Dangers Officers Face When Responding To Domestic Calls

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GOLDEN TRIANGLE, Miss. (WCBI)- Many in the Magnolia State are continuing to heal and while also trying to wrap their minds around a horrible tragedy that happened over the weekend.

Four people were killed after a 12 hour domestic hostage situation unfolded in Clinton on Saturday.

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Whether it’s at a home or out in public, a domestic disturbance situation can break out anywhere and anytime.

“When we go into these situations, we’re going into a family situation where loved ones are at each other’s throat,” said Columbus Police Chief Fred Shelton. “The passion and the desire that they have for one another, they can take that same passion and turn it against us, the police officers that are coming to assist”

“These are the most dangerous calls you can go to because you don’t know what mental or emotional state someone is in,” said Sergeant Brandon Lovelady, Public Information Officer with the Starkville Police Department.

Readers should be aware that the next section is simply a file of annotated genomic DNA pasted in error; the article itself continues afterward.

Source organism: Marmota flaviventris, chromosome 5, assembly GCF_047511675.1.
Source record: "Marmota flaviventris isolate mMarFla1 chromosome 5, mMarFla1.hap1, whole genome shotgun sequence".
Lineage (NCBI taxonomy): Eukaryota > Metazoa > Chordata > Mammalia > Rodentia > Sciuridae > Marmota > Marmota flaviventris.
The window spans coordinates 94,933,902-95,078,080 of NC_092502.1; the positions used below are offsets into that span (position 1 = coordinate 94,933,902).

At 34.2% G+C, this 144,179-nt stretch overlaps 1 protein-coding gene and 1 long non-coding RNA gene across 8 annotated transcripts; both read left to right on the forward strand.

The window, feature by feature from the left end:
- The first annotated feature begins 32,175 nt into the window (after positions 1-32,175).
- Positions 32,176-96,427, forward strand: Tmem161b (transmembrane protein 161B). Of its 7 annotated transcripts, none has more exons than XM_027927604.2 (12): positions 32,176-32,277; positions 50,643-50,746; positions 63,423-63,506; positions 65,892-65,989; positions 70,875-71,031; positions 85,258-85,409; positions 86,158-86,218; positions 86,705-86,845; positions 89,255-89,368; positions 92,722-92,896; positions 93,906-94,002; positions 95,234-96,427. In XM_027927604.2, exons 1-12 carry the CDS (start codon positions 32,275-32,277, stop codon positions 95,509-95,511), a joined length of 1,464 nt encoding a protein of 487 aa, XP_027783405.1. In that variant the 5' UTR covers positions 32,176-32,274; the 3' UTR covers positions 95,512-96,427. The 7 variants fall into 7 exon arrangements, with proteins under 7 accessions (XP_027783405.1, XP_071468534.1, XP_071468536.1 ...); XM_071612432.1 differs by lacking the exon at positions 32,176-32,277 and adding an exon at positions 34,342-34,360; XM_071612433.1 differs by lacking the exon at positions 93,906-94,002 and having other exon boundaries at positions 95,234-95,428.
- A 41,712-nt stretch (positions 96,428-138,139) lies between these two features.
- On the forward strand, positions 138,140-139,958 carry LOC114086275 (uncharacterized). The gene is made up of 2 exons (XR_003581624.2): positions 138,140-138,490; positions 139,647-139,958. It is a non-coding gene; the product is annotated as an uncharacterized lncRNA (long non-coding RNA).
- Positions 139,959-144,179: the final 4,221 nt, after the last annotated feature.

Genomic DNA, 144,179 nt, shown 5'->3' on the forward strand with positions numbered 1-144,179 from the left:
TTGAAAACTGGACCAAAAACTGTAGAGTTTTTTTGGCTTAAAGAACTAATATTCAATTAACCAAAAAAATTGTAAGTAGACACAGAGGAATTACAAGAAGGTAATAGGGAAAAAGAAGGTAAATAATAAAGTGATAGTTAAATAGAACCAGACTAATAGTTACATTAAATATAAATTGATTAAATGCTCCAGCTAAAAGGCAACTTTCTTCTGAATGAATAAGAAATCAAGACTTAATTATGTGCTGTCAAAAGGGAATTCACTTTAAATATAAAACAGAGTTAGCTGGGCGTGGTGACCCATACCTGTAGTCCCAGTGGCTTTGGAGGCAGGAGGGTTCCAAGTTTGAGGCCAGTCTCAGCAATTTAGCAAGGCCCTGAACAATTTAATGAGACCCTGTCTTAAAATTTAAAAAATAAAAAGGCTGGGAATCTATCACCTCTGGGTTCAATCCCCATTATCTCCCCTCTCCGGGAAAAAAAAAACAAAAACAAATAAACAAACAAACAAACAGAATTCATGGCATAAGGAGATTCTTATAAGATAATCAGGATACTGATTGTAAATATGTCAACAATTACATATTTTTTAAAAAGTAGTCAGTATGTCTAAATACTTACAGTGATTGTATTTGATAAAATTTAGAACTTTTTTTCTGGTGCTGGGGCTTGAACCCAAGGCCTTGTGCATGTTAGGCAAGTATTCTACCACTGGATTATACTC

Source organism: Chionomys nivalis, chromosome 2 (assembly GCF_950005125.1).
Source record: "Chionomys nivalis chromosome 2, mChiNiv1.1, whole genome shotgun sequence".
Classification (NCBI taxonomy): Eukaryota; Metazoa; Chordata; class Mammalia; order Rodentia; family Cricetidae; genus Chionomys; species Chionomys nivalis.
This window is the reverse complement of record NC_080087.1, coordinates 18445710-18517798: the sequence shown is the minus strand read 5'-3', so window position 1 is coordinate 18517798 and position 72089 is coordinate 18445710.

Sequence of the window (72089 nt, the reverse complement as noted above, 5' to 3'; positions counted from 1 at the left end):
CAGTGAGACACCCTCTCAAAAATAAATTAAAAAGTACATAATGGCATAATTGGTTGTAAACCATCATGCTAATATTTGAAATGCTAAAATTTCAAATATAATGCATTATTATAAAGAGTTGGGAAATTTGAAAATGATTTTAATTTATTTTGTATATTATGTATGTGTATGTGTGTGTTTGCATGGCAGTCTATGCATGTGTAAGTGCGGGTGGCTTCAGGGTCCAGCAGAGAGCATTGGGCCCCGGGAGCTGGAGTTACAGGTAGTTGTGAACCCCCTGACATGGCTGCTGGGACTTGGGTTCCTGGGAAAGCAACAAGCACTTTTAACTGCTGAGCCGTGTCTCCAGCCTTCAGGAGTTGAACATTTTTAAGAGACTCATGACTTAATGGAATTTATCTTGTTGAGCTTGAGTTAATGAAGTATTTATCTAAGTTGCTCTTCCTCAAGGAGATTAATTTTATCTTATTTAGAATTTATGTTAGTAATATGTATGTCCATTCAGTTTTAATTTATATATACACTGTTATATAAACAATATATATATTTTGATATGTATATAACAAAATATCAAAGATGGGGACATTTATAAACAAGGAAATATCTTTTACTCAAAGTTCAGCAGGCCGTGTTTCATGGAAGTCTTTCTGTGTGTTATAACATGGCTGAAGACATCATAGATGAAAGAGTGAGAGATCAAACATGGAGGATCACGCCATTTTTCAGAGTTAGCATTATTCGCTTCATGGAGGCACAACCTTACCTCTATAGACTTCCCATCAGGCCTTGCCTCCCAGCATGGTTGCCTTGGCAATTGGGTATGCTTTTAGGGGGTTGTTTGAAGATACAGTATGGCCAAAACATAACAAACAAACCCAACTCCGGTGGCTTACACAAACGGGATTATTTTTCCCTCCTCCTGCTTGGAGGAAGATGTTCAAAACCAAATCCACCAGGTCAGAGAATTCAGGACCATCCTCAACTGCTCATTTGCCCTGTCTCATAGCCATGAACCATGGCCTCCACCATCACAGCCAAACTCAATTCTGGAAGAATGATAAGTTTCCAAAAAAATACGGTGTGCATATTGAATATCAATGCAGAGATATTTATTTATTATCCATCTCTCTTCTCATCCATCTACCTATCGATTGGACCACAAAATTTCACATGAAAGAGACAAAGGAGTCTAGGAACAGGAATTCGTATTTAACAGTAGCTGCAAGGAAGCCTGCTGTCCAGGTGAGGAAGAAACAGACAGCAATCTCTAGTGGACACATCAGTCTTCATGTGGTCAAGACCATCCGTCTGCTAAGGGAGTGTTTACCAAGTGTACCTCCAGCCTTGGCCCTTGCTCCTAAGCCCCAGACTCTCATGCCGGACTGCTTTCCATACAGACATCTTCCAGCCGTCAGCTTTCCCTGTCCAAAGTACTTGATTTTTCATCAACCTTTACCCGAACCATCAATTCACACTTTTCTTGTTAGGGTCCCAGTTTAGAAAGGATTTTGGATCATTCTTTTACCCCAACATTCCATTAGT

Sgt. Lovelady has been with the Starkville Police Department for 10 years.

He’s worked his share of domestic calls.

“Whether they be siblings, whether they be in a current dating relationship, former dating relationship, whether they have a child together also, or a parent child situation,” said Lovelady.

As an officer, he said it’s his goal to diffuse and de-escalate the situation.

However, sometimes that’s not how it unfolds.

“Unfortunately sometimes it’s too late and incidents like, you may remember the one that occurred at Walmart last year, tragedies like that occur,” Lovelady recalled.

“Sometimes that peaceful solution doesn’t come in 10 minutes or 15 minutes,” Shelton explained. “Sometimes we think that what we see on television shows that generally in an hour the whole case is wrapped up but it’s not like that in real law enforcement. Sometimes it may take hours.”

Shelton said domestic disturbance calls are a high risk and also unpredictable.

However, the police chief said his officers are trained and taught certain techniques to help calm the situation.

“Basically what it is is just de-escalation techniques, trying to talk to each other,” said Shelton. “Conflict resolution. Talking to each party, trying to see what the issue is and seeing if we can get help.”

According to a state law, if someone is arrested during a domestic disturbance call, a bond shall not be given to the suspect until they’ve appeared before a judge.

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